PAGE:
Monday, May 19, 2014 Copenhagen DK

20140519_113533 our room in Pea BlossomThe ship let us off about six miles from the hotel. Since there were no ATMs (this happened at the dock in Barcelona as well, so I should have known better) we were unable to use the city bus. We managed to find a map in a gift shop (not in the terminal, which would have been logical). Based on the shop owner’s advice we decided to take a cab, which cost us $70 dollars. Good thing the taxi took credit cards. The driver was Persian, but immigrated to Denmark 30 years ago. He is a building engineer between contracts and working as a cab driver for something to do.

20140519_113620 Westend view from Pea Blossom window 300The Pea Blossom B&B is conveniently located. According to the cabbie, we are near the red light district, across the street from a grocery store, and 10 minutes walk from the train station. The establishment is 5 flights up a circular staircase. (if you are booking rooms, it’s advisable to inquire if a lift is available). The apartment is large by Danish terms: 6 guests rooms, common room, and kitchen. The floors are wood, the walls white, the furnishings¬† are natural wooden. The high ceilings have decorative and crown mouldings.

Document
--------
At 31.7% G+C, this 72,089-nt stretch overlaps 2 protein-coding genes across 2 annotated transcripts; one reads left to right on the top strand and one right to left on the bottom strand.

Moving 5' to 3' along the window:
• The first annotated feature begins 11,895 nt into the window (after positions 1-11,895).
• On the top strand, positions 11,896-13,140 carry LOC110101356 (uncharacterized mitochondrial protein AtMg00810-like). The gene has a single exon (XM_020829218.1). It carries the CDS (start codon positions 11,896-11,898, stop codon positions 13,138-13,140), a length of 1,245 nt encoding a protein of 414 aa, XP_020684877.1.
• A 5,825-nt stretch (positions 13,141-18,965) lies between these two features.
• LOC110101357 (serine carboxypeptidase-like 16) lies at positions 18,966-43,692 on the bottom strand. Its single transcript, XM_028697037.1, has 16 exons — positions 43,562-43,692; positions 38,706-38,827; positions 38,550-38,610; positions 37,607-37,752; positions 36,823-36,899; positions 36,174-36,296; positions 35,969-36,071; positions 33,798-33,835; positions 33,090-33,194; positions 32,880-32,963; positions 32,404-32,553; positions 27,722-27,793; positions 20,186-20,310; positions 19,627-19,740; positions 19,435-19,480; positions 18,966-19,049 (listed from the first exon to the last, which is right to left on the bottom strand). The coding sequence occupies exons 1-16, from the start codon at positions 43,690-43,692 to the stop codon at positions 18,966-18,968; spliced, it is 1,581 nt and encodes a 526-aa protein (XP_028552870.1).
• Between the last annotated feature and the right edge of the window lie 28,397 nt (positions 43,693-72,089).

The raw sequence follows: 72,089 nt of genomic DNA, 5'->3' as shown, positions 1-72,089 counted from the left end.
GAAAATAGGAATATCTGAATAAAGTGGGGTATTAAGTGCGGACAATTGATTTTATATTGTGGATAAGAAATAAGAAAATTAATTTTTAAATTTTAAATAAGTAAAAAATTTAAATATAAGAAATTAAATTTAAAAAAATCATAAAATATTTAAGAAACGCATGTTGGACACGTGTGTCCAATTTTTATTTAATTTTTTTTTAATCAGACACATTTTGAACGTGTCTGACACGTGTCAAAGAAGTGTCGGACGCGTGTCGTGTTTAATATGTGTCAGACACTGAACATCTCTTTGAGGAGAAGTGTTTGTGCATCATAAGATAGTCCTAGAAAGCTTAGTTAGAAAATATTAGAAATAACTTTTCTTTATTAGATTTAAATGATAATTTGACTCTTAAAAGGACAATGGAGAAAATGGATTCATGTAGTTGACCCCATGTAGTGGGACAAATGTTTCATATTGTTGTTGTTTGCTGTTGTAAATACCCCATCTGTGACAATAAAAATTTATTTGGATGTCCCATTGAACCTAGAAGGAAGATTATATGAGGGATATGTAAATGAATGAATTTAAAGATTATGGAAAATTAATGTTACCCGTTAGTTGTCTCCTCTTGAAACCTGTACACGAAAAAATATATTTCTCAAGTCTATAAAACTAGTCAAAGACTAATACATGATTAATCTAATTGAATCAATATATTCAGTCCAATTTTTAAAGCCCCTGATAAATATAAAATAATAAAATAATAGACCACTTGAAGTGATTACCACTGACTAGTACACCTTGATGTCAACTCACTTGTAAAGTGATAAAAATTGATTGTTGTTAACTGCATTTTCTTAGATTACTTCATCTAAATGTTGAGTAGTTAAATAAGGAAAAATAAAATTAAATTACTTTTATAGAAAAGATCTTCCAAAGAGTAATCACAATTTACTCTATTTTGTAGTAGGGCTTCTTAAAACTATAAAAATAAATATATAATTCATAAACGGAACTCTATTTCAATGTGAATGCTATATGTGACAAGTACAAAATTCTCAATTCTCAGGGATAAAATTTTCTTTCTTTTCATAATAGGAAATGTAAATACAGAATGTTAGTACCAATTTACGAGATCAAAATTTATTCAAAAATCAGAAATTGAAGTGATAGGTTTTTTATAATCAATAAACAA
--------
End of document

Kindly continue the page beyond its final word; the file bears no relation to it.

Our room is bright, spacious, and overlooks a quiet street. The owner is in Paris at the moment, so it is more like a high-class hostel, which is fine with us.

20140519_145311 bakery near Pea BlossomAround the corner from the B&B is a bakery where we bought Danish sandwiches and a latte for lunch.As we ate, I people watched. There are people everywhere. Mothers push babies–often twins–in large black hooded prams. Children sit in seats on the back or front of bicycles. Some bikes have an extended front wheel to accommodate a cart where children sit; sometimes the cart is attached to the back of the bike. Since autos are imported in Denmark, they are very costly; the Danes pay about three times the car’s price in taxes.

Women’s attire varies. Professionals dress in suits and high heels. Others are more casual. Muslim women are covered up, as everywhere, but wear brightly colored shoes such as fluorescent-blue sneakers. Tall hairy or short-cropped men tower over short and stocky ones. Old people walk hand-in-hand and teens bop along. There are all shades of skin tones–a panoply of humanity.

We walked around the neighborhood, and then bought groceries for supper, saving exploring until Tuesday.

 

 

About The Author

Jane V. Blanchard

I am an award-winning author of the "Woman On Her Way" book series, writing about my travel adventures. For more information on the books, please visit janevblanchard.com. I started the "Woman On Her Way" travel blog in 2013 to share my experiences as I explored 13 countries with my husband, traveling by ship, foot, bike, bus, train, and plane. Dennis and I continue to make memories and hope you will enjoy following along.

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